Side Steel - a CD Review
By Mike Flowerday
Regular readers of these pages may
recall that a couple of years back I showered praise on 'Firebird
Suite', the debut CD album by Los Angeles-based guitarist Michael
Perlowin, who had achieved what few artists manage: he had created
not only a completely original and distinctive work of art, but by
taking a bunch of classical themes leavened with one or two jazz themes,
and centring his arrangements round the unique voice of his pedal
steel guitar, had effectively created a personal musical genre into
And now the man is back, with a totally
different venture for the pedal steel, but once more an absorbing,
innovative and rewarding suite of music, invested with considerable
intelligence and a quite "different" take on what music-making
is all about. On this occasion Michael has turned his attention to
Leonard Bernstein's 'West Side Story' music, including not only the
popular songs from the show, but also Bernstein's Symphonic Dances.
Perlowin carefully analysed the score for the Broadway show, the film
music, the operatic version, and several previous guitar-based interpretations,
and says he learned from them all, but at the end of the day he again
comes up with something entirely personal and fresh.
Perlowin's versatile musicianship
is given full rein over no less than nineteen tracks of Bernstein's
celebrated melodies, during the course of which he effectively deploys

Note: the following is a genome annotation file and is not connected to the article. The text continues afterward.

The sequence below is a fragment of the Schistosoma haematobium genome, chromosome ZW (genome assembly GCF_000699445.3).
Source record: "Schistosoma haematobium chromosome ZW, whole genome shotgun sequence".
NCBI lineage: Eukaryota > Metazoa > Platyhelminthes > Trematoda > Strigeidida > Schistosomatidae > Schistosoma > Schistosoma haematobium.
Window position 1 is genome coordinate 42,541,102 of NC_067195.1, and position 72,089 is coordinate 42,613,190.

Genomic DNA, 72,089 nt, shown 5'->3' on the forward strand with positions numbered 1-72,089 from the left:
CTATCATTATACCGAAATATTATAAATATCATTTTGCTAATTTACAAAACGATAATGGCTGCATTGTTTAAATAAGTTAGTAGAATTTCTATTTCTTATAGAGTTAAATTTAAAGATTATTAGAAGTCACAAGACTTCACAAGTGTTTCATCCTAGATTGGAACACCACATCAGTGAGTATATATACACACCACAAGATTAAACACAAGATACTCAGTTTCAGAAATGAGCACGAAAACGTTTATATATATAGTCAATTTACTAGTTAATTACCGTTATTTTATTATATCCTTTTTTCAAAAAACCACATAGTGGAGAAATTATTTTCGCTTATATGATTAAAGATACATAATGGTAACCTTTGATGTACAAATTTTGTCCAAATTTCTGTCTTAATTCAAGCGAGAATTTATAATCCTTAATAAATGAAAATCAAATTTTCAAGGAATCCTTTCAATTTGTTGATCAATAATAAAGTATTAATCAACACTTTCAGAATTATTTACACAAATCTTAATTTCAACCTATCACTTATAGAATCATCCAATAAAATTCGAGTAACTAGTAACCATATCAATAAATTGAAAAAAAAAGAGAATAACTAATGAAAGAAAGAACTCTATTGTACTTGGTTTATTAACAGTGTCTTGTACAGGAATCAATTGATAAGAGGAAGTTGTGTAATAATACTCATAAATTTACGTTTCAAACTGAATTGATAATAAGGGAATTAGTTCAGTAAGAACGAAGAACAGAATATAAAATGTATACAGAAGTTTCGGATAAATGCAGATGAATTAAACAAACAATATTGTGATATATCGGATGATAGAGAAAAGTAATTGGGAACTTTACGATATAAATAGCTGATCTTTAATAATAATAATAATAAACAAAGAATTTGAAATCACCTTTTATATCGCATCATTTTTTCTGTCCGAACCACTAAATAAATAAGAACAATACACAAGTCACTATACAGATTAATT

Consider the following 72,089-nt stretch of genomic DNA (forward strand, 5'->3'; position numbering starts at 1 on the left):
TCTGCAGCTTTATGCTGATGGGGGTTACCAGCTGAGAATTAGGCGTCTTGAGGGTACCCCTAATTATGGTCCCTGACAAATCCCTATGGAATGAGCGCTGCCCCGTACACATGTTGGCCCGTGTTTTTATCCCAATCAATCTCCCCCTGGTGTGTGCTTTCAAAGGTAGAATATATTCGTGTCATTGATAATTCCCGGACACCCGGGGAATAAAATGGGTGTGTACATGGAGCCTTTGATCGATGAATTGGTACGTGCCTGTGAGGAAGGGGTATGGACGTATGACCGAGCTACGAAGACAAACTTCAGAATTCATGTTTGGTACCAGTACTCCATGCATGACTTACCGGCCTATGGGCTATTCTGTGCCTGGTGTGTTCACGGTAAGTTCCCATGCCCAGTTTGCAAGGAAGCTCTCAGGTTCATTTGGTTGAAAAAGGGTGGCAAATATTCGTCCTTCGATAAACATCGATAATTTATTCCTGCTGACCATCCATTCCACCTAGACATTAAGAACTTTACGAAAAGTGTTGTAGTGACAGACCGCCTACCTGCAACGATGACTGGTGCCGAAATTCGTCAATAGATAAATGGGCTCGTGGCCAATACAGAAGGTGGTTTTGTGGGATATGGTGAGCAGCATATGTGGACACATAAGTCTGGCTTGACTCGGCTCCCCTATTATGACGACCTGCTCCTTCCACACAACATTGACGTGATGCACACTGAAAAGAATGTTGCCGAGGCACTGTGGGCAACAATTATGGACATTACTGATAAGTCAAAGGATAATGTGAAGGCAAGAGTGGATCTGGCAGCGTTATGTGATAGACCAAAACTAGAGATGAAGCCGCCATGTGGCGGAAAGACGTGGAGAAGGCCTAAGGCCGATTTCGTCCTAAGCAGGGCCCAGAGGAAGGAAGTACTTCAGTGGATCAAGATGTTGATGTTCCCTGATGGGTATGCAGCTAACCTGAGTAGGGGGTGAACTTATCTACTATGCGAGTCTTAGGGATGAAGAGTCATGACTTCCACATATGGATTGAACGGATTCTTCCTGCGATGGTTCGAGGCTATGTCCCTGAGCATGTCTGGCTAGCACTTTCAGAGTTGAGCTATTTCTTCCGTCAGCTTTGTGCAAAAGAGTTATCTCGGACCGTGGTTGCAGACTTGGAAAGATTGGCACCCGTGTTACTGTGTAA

not only pedal and lap steel guitars, but an impressive variety of
electric basses, non-steel guitars, and other string instruments.
My own favourite moments include both 'One Hand One Heart' and 'Maria',
two love themes where the distinctive yearning pitch-shifts work beautifully;
a lovely loping 'America', with the various steel parts conversing,
and two great, swinging jazz-inflected numbers 'Cool', which is just
that, and 'Jump', which certainly does. Some great interplay between
the steel lines and Dave Beyer's drums on these two. But really there
are numerous detailed pleasures on this fine work, which sometimes
reveal themselves more fully only on subsequent hearings.
Although this review is appearing
in a jazz magazine this would not be regarded as a jazz recording.
However, any jazz enthusiast who is attuned to the music of artists like Bela Fleck, Pat Metheny and Bill Frisell will
find a lot to enjoy and admire here, and I have no hesitation in recommending
it to any music-lover with functioning ears who wants to hear something that
little bit out of the rut.
Michael Perlowin is presently working
on his third album. His stated aim is "to do something new and
different with each recording", and I wouldn't bet against another
gem emerging in the fullness of time.
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